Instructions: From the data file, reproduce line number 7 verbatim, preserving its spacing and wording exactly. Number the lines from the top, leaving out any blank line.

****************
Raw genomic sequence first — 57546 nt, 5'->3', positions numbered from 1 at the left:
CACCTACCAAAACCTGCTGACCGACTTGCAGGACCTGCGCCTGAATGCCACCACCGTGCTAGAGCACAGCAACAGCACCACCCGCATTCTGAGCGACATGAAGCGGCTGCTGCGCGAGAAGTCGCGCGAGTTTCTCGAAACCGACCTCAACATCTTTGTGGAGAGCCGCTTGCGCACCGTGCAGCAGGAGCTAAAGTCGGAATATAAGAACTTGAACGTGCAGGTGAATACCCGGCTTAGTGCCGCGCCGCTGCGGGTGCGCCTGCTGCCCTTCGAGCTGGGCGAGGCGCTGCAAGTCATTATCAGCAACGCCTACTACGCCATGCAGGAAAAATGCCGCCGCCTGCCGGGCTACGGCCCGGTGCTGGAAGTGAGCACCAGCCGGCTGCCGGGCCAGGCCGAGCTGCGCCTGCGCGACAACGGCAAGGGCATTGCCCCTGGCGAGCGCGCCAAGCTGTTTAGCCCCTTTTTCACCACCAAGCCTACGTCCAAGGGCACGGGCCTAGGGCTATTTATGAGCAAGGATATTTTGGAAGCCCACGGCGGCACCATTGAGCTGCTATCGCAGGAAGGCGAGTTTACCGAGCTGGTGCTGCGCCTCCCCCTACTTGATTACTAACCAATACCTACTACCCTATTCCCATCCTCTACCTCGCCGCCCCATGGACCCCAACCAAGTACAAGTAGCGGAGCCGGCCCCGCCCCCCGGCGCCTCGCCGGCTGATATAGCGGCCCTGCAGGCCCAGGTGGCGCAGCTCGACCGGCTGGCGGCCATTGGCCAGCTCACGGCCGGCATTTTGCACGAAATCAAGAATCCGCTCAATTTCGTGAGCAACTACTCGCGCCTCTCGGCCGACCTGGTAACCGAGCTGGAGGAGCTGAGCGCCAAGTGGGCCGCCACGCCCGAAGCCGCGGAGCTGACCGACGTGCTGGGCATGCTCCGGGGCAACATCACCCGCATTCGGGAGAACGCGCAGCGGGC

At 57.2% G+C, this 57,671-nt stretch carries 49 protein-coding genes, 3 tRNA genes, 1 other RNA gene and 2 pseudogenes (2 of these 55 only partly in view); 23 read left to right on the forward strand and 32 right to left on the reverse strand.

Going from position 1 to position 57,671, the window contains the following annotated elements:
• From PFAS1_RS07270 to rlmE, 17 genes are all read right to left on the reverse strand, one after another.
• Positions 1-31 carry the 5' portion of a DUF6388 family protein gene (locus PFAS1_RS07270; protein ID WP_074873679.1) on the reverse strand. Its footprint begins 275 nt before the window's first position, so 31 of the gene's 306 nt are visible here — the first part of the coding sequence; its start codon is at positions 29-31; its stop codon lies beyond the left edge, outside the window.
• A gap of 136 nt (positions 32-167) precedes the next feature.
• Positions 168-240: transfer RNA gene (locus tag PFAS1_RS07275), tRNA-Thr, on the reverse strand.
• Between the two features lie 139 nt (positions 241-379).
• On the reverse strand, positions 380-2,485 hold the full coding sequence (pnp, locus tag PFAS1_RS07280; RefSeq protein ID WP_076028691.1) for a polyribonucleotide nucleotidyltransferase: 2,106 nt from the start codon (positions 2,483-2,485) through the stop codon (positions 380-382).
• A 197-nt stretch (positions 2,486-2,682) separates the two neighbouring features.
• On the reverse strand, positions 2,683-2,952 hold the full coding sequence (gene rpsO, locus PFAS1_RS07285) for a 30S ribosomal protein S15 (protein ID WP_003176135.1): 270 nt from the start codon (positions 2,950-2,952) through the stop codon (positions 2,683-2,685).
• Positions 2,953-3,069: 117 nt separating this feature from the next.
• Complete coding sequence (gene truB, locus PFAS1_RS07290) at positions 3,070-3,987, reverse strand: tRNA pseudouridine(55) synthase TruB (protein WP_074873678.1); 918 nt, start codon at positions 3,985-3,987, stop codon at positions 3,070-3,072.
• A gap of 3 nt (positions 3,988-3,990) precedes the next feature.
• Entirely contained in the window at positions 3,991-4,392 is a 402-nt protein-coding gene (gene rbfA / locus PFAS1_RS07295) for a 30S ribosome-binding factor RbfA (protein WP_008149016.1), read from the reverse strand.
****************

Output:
• A gap of 136 nt (positions 32-167) precedes the next feature.